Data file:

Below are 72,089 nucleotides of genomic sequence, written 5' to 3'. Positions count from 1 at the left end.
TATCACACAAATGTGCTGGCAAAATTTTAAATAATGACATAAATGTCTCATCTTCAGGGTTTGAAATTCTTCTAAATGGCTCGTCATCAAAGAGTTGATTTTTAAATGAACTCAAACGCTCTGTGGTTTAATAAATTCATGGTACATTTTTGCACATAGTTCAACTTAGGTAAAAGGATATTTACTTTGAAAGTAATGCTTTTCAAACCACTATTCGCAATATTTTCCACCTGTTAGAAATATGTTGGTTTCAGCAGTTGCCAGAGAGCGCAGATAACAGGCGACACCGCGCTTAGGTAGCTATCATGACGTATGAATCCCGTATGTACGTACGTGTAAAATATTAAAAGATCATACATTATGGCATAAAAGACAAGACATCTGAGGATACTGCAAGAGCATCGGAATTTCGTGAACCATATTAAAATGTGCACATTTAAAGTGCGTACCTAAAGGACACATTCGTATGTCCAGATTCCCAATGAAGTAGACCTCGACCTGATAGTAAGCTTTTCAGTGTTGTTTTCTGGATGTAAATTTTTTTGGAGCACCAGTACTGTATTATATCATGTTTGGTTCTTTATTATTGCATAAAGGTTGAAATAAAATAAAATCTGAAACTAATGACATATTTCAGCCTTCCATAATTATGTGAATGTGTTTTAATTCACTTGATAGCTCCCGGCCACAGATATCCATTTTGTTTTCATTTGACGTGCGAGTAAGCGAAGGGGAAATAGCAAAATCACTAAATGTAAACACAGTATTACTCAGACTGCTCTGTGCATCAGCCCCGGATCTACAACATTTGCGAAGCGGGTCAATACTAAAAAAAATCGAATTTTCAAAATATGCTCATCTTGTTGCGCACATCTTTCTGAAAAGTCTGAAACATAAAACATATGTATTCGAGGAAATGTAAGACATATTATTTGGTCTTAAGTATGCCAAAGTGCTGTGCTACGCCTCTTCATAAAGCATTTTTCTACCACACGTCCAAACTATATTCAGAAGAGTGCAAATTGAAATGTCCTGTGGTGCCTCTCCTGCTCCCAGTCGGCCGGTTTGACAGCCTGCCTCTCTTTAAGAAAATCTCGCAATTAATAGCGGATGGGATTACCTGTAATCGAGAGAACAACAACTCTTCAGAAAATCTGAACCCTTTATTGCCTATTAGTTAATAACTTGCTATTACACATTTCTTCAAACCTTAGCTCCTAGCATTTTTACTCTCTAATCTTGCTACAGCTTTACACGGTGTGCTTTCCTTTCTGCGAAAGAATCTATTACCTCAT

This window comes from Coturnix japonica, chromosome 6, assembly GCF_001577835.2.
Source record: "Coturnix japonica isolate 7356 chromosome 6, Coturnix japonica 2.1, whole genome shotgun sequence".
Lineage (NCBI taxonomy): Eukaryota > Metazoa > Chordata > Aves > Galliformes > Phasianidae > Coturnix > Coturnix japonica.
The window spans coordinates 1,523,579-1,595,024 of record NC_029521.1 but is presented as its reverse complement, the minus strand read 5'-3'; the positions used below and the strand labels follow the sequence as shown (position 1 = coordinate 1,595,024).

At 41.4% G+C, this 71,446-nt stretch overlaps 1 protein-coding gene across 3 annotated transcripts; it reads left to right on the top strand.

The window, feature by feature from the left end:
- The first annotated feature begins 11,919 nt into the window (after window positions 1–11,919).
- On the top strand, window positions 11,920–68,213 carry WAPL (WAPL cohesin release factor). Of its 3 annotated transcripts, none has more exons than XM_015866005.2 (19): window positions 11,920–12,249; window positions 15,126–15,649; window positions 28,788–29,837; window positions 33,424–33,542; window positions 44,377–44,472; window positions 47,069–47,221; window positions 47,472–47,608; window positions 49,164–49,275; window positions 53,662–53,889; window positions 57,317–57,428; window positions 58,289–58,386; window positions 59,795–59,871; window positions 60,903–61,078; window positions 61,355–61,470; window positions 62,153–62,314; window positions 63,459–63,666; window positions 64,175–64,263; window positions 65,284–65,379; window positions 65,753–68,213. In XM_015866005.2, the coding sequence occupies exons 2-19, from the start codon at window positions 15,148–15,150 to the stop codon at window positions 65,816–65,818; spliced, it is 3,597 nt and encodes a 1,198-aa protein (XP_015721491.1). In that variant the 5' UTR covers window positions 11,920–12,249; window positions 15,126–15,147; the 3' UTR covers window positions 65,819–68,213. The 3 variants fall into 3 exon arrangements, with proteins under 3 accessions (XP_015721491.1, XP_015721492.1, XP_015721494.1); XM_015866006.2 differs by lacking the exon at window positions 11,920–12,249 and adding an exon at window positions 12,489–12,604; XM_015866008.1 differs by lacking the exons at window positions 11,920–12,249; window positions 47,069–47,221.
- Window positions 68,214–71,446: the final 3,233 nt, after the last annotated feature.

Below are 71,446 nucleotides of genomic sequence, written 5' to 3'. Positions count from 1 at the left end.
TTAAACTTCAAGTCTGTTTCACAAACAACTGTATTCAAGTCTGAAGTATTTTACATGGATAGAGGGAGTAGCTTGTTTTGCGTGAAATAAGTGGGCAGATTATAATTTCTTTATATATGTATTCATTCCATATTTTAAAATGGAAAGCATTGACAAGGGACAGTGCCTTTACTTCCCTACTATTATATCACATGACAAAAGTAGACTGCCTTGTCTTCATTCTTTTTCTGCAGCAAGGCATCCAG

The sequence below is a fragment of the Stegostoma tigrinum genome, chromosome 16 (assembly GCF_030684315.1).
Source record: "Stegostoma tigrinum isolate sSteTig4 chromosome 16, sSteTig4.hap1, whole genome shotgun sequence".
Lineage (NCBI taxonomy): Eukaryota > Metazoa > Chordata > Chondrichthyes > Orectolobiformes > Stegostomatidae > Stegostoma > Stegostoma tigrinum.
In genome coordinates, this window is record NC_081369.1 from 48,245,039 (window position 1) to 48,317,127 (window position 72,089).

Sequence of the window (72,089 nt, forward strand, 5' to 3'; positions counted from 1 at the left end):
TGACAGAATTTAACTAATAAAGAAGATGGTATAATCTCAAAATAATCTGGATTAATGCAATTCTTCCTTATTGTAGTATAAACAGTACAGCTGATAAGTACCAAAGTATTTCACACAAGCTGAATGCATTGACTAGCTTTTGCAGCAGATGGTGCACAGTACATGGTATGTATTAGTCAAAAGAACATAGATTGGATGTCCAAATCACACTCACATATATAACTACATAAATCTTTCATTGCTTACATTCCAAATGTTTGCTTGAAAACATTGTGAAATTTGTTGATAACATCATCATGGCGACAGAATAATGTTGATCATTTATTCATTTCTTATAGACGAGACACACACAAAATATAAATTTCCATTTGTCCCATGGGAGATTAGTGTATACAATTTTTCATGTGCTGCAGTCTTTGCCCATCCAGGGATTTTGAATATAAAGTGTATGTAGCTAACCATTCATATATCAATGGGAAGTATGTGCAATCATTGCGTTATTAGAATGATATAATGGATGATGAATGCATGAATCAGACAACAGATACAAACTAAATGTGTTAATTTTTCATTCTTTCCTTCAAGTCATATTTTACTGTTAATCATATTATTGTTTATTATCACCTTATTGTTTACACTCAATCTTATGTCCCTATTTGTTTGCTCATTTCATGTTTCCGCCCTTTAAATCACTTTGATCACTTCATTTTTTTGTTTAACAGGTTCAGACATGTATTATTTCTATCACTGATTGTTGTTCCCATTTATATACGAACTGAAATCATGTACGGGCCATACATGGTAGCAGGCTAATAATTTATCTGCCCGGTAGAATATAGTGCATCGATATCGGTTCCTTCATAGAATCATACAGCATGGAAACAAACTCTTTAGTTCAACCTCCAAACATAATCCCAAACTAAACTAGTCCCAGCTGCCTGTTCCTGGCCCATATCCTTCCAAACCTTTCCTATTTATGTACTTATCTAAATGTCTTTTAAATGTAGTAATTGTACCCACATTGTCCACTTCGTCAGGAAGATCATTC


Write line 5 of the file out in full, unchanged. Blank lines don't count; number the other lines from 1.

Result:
Lineage (NCBI taxonomy): Eukaryota > Metazoa > Chordata > Aves > Galliformes > Phasianidae > Coturnix > Coturnix japonica.